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Economists ponder Hawaii’s road to economic recovery from coronavirus

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                                The Ala Moana Center food court on Friday had small groups of customers as they were allowed takeout.


    The Ala Moana Center food court on Friday had small groups of customers as they were allowed takeout.

We haven’t found the bottom yet, but at some point this will end. The worst of the pandemic will pass, and then the task will be to recover from an economic hit in Hawaii that is unlike any we’ve seen before.

The state’s tourism-based economy has been clobbered more than once in recent decades — including the 9/11 attacks and the Great Recession — but last week was extraordinary, officials concede.

Even as the state unemployment filing system was overwhelmed by new claims, a platoon of leading state politicians demanded that the airports be closed, or every tourist who comes here be placed in quarantine. On Saturday, Gov. David Ige finally announced a mandatory self-quarantine for all passengers arriving after midnight on Thursday.

Hawaii economists immediately defer to the epidemiologists when asked how long this might go on, but say there are near-term steps the state and federal government can take to try to blunt the economic shock from COVID-19 and the fear that has spread with the disease.

“With this one, I’m not sure whether we know what’s going on to begin with, and whether we’ve got the right policy mix to deal with it,” said Jack Suyderhoud, professor emeritus of business economics at the University of Hawaii’s Shidler College of Business. “It’s really difficult when you’re encountering something that we really haven’t experienced before, certainly in the kind of magnitudes we’re talking about.”

Carl Bonham, executive director of the University of Hawaii Economic Research Organization (UHERO), said economic relief must come mostly from the federal government. “The states simply don’t have the firepower,” he said.

And Paul Brewbaker, principal of the economic consulting firm TZ Economics, said policy makers “need to act fast, need to act decisively, need to go big, and not worry too much about the details, because what we’re talking about is triage.”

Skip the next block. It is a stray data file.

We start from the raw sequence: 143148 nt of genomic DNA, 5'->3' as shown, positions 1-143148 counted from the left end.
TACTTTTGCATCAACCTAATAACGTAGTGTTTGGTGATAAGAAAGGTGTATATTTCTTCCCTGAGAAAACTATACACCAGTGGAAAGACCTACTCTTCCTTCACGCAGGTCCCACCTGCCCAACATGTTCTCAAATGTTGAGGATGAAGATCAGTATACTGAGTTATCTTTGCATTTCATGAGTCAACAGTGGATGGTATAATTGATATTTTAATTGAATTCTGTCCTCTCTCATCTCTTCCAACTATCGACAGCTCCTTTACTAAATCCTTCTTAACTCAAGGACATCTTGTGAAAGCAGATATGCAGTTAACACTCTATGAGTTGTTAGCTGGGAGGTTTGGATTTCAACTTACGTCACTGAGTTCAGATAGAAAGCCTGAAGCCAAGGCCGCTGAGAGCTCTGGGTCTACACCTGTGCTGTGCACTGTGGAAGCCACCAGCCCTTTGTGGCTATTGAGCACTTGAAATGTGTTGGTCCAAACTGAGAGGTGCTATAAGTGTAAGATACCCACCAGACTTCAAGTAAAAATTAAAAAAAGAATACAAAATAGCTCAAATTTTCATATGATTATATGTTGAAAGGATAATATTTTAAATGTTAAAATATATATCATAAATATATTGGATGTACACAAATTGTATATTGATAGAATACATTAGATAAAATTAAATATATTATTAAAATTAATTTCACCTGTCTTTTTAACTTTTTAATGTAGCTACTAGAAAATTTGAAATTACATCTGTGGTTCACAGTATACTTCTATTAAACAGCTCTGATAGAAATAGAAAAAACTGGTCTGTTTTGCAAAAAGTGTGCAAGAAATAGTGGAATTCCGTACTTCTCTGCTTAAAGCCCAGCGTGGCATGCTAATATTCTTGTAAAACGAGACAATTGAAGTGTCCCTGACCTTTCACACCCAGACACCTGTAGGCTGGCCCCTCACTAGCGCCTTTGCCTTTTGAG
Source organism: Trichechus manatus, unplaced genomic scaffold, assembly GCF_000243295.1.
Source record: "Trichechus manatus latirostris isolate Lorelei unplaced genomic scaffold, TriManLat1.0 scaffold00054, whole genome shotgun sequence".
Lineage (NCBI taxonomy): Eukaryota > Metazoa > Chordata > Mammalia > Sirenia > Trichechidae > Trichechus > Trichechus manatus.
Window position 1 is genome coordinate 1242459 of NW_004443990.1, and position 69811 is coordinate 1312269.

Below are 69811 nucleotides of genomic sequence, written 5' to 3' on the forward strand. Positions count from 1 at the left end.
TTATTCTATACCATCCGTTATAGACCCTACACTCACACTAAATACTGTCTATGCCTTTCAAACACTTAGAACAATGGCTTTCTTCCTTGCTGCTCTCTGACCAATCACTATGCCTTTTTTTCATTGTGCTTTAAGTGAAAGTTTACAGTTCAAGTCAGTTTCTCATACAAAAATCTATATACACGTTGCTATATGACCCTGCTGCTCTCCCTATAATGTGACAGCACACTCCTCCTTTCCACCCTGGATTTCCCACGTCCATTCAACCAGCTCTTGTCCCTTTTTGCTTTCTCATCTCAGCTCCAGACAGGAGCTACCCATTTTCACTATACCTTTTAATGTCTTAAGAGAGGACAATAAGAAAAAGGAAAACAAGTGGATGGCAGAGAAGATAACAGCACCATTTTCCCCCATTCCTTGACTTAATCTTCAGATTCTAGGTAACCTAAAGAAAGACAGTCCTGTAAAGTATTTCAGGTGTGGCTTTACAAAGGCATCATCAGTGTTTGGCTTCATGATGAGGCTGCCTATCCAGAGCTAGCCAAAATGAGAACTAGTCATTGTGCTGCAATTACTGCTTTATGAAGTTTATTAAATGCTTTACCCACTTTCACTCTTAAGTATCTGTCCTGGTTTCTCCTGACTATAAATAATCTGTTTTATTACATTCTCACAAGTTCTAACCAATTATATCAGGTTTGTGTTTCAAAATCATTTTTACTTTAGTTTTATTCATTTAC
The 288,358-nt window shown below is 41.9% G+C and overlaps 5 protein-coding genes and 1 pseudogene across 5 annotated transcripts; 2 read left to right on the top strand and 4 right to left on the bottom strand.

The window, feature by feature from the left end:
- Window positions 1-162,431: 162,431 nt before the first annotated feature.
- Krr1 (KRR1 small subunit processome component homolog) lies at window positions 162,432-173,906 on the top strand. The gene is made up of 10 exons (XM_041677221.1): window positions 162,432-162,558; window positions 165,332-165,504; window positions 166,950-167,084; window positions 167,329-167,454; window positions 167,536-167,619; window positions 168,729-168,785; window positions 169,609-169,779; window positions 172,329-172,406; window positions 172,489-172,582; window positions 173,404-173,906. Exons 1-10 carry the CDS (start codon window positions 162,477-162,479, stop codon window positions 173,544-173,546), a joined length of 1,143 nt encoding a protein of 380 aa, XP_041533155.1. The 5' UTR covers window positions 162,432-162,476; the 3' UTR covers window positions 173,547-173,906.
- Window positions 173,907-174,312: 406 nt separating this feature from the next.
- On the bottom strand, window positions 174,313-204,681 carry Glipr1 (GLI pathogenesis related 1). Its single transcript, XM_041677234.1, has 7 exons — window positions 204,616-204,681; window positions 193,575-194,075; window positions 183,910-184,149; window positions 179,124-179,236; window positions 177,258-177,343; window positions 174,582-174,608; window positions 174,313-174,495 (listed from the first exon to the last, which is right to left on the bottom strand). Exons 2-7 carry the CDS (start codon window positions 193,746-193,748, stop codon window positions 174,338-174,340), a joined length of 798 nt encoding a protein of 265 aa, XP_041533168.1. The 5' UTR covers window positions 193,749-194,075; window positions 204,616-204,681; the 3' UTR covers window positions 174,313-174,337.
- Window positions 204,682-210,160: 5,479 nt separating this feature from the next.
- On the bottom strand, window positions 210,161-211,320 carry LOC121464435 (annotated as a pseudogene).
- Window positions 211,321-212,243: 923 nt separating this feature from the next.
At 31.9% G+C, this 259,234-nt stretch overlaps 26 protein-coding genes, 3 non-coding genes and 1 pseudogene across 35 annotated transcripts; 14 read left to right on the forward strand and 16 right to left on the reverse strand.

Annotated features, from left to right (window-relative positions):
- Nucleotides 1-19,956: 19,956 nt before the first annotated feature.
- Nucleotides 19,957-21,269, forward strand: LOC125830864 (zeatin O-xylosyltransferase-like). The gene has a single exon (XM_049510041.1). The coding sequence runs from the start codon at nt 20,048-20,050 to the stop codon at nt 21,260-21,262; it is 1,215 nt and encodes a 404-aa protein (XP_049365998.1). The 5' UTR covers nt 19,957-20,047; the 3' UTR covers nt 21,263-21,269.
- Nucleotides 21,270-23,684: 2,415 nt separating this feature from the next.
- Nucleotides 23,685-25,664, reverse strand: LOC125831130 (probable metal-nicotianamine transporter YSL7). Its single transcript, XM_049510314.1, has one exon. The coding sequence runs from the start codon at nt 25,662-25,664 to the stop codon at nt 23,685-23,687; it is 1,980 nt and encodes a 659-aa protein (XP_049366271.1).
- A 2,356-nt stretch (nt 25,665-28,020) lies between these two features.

One modest relief package has been approved by the Congress and President Donald Trump, and the U.S. Senate is working on another that may pass to the U.S. House on Monday.

But Bonham said he worries those efforts may be moving too slowly, and sees problems with the Senate plan that may trigger a political fight in the House.

The Senate plan would issue government checks for people to help offset the impact of layoffs and business closures, but the smallest checks would go to the people with the smallest incomes.

Bonham said that’s backward. “It’s the people at the bottom end that need the most help.”

One way for the federal government to provide that help would be to boost the dollar value of unemployment benefits for jobless workers in all states, he said.

The enhanced benefits “need to be a number that allows households to pay their rent,” Bonham said.

The Federal Reserve could also begin buying municipal and corporate bonds to guarantee that businesses and local government have access to credit.

“There is obviously debate whether there should be support for corporations, or whether all of it should go to households and small businesses, but the fact of the matter is those corporations still need to be around three months from now in order to employ people when the recovery takes off, so you really have to provide support everywhere,” Bonham said.